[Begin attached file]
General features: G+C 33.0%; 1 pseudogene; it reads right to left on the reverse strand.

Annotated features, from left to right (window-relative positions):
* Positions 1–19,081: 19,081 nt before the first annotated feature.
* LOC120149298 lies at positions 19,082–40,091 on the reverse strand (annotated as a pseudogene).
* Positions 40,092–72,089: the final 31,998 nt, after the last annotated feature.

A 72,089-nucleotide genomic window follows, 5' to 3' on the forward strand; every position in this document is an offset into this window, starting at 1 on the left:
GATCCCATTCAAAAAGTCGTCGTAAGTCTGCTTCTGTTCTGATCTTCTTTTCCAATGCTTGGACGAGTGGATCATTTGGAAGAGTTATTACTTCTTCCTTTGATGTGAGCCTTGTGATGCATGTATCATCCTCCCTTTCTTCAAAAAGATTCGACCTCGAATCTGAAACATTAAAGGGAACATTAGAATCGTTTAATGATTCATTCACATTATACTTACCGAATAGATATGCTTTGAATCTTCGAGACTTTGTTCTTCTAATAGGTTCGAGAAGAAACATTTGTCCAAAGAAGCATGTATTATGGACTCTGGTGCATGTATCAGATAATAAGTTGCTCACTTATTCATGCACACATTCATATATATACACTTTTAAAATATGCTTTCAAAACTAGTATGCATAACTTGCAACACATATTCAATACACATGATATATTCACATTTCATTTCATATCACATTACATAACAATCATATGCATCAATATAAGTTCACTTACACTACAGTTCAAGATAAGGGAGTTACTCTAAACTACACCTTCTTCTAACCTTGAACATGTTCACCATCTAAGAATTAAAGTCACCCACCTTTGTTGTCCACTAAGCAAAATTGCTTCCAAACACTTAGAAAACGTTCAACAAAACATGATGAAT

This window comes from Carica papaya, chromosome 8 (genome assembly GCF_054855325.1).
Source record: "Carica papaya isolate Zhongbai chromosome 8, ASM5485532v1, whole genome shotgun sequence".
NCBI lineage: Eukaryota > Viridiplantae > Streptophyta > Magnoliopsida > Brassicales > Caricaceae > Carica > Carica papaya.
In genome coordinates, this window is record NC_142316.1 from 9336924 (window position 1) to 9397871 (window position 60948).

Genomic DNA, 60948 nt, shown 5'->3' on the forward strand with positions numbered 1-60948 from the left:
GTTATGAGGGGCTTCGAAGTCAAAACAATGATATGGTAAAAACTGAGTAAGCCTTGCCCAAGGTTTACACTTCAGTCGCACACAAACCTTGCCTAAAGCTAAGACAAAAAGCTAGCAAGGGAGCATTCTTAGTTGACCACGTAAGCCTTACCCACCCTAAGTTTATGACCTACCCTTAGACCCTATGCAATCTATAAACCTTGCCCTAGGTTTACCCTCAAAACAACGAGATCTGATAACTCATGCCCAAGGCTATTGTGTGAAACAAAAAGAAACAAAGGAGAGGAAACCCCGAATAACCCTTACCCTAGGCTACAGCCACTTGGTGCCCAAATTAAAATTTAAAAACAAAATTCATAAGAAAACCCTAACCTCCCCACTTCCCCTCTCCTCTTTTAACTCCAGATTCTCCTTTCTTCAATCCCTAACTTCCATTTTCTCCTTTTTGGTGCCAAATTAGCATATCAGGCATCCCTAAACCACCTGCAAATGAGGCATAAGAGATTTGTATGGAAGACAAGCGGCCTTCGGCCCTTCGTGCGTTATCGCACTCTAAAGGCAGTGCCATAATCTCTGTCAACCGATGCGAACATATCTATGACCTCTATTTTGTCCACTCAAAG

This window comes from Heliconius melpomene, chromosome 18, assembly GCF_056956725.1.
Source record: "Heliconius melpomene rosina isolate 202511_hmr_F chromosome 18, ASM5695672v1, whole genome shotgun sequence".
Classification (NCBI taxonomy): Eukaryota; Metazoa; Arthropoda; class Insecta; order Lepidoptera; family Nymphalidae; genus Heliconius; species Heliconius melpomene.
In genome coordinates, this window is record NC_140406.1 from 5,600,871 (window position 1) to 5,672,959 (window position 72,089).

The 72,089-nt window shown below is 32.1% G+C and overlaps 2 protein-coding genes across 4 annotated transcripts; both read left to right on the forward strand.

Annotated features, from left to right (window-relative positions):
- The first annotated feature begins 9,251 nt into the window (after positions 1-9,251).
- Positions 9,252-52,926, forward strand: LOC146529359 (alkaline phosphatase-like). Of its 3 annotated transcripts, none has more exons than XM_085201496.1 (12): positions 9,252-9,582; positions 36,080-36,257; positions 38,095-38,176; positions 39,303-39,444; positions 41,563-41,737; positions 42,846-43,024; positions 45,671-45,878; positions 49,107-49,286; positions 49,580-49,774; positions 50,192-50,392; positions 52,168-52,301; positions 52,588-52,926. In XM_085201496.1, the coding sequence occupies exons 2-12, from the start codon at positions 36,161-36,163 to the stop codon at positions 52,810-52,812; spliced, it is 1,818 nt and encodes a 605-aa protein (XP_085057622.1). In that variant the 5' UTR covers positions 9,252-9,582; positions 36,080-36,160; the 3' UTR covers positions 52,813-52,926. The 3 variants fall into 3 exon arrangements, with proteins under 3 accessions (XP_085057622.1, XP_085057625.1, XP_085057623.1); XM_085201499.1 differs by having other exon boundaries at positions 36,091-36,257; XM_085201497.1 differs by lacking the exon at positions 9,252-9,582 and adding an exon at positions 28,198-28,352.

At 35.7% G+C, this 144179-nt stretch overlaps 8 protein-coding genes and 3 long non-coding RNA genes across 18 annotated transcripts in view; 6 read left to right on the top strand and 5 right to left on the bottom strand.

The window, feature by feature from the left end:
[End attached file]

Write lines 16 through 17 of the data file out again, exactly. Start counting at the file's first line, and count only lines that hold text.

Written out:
Classification (NCBI taxonomy): Eukaryota; Metazoa; Arthropoda; class Insecta; order Lepidoptera; family Nymphalidae; genus Heliconius; species Heliconius melpomene.
In genome coordinates, this window is record NC_140406.1 from 5,600,871 (window position 1) to 5,672,959 (window position 72,089).